Dr. Thomas Simpson is a Distinguished Senior Lecturer in Italian at Northwestern University and the author of the recent book Murder and Media in the New Rome: The Fadda Affair. Meticulously researched in the libraries and archives of Italy, his book offers a fascinating exploration of “a sensational crime and trial that took place in Rome in the late 1870’s, when the bloody killing of a war hero triggered a national spectacle.” On Thursday, January 31st at 7 p.m., you can hear Dr. Simpson discuss and read from Murder and Media in the New Rome when he visits EPL’s 1st Floor Community Meeting Room as part of the Evanston Northwestern Humanities Lecture Series. In anticipation of his visit, we recently spoke with him via email about how the Fadda Affair fits into the whole of Italian history, how newspapers helped enflame the scandal, the role of Roman women in the spectacle, and the best novels about the “Risorgimento” period.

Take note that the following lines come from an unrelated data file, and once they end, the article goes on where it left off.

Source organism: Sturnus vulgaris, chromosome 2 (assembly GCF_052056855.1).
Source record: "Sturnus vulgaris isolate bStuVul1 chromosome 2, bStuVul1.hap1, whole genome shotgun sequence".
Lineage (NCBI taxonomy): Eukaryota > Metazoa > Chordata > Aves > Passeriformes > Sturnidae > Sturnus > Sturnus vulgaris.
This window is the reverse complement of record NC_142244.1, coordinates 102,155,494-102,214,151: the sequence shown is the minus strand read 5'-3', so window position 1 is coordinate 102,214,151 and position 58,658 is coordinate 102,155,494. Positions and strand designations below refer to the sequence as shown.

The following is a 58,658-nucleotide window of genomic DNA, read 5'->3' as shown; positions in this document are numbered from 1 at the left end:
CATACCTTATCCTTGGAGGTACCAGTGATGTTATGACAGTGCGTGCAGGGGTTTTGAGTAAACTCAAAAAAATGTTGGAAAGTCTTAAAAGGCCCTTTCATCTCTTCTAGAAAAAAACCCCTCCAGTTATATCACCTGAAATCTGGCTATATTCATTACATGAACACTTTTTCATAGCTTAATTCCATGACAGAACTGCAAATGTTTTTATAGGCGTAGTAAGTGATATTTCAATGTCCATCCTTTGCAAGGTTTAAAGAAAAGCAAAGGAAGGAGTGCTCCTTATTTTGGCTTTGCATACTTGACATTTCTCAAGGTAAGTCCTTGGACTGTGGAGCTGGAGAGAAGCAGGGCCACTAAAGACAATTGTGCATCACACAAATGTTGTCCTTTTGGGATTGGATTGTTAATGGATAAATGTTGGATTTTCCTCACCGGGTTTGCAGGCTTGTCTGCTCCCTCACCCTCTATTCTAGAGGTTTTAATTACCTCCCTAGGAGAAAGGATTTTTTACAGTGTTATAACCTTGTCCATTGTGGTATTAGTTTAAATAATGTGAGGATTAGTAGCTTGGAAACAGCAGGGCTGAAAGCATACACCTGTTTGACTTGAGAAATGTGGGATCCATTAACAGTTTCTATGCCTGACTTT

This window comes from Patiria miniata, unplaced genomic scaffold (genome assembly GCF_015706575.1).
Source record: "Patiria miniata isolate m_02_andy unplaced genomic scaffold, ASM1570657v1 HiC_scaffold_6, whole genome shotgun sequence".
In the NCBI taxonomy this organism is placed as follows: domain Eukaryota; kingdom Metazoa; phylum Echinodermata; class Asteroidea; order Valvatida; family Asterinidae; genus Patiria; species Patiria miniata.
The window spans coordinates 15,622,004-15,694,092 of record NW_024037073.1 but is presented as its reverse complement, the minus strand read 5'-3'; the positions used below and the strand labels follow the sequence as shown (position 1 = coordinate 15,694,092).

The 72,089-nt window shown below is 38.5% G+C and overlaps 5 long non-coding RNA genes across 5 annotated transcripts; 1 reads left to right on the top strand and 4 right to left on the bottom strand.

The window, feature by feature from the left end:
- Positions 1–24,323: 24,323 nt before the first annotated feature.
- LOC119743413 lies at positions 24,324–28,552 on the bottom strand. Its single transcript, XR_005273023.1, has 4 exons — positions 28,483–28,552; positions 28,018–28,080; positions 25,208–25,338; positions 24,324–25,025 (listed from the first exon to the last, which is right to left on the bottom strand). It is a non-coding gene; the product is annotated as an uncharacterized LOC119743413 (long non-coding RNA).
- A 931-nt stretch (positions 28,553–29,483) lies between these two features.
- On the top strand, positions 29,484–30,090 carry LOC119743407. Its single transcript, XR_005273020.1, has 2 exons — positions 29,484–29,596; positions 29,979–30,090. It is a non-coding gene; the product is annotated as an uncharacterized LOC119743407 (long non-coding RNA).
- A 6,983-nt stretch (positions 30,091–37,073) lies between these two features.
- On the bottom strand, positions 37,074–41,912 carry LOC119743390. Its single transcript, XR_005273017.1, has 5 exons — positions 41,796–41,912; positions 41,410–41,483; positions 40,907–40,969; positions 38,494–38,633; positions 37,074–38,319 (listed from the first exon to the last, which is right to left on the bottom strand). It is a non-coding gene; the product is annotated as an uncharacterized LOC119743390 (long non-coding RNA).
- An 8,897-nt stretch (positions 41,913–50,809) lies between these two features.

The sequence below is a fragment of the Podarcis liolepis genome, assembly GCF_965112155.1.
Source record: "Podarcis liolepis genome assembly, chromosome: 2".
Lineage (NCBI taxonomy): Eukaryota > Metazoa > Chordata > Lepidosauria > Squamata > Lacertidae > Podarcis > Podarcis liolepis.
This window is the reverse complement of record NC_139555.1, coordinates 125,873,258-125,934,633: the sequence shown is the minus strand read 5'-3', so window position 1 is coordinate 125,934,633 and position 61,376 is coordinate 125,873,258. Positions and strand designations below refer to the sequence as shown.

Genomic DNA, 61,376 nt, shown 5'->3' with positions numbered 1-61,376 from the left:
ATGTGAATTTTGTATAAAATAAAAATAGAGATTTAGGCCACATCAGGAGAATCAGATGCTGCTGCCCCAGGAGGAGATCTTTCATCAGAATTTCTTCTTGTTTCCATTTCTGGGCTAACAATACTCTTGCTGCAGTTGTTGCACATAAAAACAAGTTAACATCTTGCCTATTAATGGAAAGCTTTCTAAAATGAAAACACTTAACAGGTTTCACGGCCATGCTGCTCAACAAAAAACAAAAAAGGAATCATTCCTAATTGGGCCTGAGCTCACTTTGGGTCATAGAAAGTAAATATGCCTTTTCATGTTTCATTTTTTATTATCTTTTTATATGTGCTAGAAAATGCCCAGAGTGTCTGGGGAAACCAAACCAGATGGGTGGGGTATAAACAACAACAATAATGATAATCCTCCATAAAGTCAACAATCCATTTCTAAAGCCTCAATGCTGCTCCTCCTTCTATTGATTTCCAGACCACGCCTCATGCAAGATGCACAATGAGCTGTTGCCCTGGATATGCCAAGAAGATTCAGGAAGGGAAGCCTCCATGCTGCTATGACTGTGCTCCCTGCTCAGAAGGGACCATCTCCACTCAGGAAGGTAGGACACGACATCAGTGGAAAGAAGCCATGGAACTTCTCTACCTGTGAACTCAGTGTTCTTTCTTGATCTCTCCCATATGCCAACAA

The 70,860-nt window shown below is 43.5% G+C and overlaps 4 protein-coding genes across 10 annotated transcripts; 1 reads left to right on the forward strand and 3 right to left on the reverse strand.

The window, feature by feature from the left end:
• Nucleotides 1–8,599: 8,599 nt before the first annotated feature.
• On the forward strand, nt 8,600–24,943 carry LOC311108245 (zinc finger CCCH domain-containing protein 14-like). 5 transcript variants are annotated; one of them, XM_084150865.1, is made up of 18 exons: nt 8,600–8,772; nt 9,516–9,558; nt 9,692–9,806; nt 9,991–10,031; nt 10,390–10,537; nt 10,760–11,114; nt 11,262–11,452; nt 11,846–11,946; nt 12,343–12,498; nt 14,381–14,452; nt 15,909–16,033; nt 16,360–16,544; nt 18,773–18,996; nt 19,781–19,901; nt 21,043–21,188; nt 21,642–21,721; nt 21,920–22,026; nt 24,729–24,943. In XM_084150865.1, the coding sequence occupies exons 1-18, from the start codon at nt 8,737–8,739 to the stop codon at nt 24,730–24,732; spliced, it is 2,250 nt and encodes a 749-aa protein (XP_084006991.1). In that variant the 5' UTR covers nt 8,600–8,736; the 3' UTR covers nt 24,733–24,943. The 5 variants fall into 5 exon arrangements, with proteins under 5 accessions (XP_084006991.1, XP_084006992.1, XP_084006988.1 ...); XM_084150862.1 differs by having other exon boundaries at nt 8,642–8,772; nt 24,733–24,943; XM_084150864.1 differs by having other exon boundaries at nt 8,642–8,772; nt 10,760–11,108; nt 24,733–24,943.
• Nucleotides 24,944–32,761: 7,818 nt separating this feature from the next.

Usually we concentrate on the opening lines to great books, however, this collection of titles shows off their last lines. See how many you can guess and compare their impact on their respective novels. This is presented as a group of covers that are interactive- scroll over the cover and the start of the line pops up, then click for more detail.
This excerpt from John Steinbeck’s “Travels with Charley: in Search of America” started me wondering about the impact of media and technology on our speech, especially given the vast changes we’ve witnessed since this was written in 1962.
“It seemed to me that regional speech is in the process of disappearing, not gone but going. Forty years of radio and twenty years of television must have this impact. Communications must destroy localness, by a slow, inevitable process. I can remember a time when I could almost pinpoint a man’s place of origin by his speech. That is growing more difficult now and will in some foreseeable future become impossible. …Just as our bread, mixed and baked, packaged and sold without benefit of accident or human frailty, is uniformly good and uniformly tasteless, so will our speech become one speech.”
Shira S, Reader’s Services